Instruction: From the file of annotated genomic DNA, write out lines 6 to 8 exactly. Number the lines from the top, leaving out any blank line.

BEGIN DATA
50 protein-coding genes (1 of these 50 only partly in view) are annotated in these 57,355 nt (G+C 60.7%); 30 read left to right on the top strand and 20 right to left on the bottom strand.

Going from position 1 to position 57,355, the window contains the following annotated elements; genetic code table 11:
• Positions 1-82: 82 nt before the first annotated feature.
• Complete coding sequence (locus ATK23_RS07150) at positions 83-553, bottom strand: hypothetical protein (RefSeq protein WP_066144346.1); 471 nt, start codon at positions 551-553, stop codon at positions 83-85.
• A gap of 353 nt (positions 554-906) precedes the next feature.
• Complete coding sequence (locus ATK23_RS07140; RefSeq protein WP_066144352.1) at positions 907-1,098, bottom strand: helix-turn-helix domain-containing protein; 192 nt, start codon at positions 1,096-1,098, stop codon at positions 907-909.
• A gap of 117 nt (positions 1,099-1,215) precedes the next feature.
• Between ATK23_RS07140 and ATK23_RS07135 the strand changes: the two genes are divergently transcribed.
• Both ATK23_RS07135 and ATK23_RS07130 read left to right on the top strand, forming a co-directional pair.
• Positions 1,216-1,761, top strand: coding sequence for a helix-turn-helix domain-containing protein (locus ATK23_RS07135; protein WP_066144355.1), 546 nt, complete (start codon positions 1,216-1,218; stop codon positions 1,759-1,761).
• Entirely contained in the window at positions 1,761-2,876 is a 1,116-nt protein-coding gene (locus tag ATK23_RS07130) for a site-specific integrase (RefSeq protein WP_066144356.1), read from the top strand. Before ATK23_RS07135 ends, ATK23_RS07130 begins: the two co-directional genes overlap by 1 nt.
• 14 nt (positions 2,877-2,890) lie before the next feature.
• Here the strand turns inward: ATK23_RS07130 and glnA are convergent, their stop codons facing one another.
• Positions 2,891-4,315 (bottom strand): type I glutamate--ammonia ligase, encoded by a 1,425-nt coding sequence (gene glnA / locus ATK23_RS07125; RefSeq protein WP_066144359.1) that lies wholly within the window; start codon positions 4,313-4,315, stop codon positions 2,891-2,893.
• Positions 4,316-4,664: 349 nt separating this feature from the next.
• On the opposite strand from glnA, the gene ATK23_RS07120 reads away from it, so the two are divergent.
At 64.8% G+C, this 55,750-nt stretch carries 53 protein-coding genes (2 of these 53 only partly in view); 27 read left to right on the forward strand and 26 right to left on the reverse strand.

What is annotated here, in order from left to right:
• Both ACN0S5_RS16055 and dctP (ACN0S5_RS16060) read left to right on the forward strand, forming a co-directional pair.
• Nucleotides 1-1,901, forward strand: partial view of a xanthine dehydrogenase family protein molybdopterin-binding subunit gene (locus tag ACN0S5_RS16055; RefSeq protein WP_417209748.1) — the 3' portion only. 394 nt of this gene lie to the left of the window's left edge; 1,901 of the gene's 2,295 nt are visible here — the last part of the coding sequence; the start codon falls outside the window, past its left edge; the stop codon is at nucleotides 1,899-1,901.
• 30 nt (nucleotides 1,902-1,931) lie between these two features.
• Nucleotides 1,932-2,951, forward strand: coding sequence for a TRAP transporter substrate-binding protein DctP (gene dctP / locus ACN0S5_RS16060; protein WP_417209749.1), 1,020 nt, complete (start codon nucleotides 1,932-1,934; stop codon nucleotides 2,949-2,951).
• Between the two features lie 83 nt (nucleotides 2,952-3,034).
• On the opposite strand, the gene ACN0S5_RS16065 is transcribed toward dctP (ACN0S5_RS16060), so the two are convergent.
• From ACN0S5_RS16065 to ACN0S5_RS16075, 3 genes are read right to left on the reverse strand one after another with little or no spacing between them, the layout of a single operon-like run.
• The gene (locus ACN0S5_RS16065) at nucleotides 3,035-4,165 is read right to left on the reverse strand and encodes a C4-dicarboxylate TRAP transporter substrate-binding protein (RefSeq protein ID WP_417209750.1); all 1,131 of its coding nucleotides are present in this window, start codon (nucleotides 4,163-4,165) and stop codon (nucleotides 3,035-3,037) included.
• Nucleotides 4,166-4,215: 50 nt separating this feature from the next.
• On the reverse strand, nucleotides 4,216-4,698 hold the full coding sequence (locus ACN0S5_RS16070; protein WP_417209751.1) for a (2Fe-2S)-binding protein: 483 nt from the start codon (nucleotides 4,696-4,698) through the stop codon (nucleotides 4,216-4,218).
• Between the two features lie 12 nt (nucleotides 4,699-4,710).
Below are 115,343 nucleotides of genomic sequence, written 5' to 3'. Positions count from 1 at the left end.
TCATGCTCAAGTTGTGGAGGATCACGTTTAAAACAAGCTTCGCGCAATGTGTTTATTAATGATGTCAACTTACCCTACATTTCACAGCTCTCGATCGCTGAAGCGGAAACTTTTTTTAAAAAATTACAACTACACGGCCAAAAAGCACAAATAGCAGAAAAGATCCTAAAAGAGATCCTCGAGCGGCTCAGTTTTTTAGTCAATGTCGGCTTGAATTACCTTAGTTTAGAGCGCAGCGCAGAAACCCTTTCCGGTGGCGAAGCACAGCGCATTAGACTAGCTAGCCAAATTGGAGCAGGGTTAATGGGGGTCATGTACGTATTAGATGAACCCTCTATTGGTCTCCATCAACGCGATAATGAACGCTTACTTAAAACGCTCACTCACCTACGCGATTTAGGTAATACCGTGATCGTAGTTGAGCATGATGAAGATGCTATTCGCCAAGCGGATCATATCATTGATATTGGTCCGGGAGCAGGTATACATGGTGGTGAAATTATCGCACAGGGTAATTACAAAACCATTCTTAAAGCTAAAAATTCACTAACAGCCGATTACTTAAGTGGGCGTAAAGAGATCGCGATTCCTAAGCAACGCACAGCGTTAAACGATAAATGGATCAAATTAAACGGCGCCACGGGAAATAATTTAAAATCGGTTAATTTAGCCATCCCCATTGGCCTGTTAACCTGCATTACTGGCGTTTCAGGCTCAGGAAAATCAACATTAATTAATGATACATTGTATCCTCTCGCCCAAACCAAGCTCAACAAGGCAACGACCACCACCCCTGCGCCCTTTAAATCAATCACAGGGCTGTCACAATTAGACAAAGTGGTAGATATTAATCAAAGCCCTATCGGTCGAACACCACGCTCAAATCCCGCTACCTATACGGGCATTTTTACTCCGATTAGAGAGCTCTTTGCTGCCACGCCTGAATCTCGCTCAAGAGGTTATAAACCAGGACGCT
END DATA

• Complete coding sequence (locus ATK23_RS07140; RefSeq protein WP_066144352.1) at positions 907-1,098, bottom strand: helix-turn-helix domain-containing protein; 192 nt, start codon at positions 1,096-1,098, stop codon at positions 907-909.
• A gap of 117 nt (positions 1,099-1,215) precedes the next feature.
• Between ATK23_RS07140 and ATK23_RS07135 the strand changes: the two genes are divergently transcribed.